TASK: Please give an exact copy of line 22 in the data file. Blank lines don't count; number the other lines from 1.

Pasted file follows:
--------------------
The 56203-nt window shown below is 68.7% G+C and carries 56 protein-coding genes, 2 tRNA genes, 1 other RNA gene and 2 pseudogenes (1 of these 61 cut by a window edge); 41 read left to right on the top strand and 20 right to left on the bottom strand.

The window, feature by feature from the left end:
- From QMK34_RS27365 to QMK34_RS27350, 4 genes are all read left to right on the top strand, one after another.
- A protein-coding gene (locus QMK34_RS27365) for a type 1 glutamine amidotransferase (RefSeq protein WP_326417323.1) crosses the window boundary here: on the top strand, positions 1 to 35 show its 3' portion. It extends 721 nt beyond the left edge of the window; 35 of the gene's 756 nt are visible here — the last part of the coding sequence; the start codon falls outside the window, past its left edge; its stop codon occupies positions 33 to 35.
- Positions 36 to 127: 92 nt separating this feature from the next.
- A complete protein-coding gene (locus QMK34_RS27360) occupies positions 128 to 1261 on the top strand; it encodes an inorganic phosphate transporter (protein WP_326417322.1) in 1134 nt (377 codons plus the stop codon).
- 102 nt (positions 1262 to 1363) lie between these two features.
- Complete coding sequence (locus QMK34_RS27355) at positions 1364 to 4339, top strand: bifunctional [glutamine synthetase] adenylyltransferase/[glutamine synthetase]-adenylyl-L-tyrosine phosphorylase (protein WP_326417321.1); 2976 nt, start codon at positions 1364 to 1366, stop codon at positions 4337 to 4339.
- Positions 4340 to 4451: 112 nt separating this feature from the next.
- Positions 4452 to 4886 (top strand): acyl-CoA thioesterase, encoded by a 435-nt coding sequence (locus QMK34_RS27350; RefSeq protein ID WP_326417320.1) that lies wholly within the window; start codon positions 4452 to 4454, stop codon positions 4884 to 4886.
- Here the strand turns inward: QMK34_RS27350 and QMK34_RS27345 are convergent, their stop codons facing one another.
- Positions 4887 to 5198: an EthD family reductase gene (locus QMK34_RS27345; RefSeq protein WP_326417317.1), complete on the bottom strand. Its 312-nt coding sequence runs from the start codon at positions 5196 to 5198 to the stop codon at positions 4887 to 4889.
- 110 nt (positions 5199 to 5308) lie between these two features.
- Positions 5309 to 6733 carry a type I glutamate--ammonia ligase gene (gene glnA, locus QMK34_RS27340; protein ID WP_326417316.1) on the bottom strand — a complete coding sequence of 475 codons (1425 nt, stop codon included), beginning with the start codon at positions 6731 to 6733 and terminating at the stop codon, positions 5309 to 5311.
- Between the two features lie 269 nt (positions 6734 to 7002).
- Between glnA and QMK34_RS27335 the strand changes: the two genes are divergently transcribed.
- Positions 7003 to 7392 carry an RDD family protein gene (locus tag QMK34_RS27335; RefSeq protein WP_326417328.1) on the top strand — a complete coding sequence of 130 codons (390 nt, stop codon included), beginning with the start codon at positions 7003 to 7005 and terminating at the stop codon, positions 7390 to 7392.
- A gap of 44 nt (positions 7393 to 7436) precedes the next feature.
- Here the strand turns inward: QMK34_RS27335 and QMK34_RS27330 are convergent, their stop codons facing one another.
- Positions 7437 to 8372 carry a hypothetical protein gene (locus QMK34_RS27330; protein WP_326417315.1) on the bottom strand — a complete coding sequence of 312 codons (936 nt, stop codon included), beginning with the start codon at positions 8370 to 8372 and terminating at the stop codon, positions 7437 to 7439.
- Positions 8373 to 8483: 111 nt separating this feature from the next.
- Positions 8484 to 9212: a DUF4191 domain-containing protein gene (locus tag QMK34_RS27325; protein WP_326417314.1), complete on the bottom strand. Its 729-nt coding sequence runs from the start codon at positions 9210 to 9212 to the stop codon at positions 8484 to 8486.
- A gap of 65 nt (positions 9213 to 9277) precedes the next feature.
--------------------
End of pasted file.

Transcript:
- Positions 8484 to 9212: a DUF4191 domain-containing protein gene (locus tag QMK34_RS27325; protein WP_326417314.1), complete on the bottom strand. Its 729-nt coding sequence runs from the start codon at positions 9210 to 9212 to the stop codon at positions 8484 to 8486.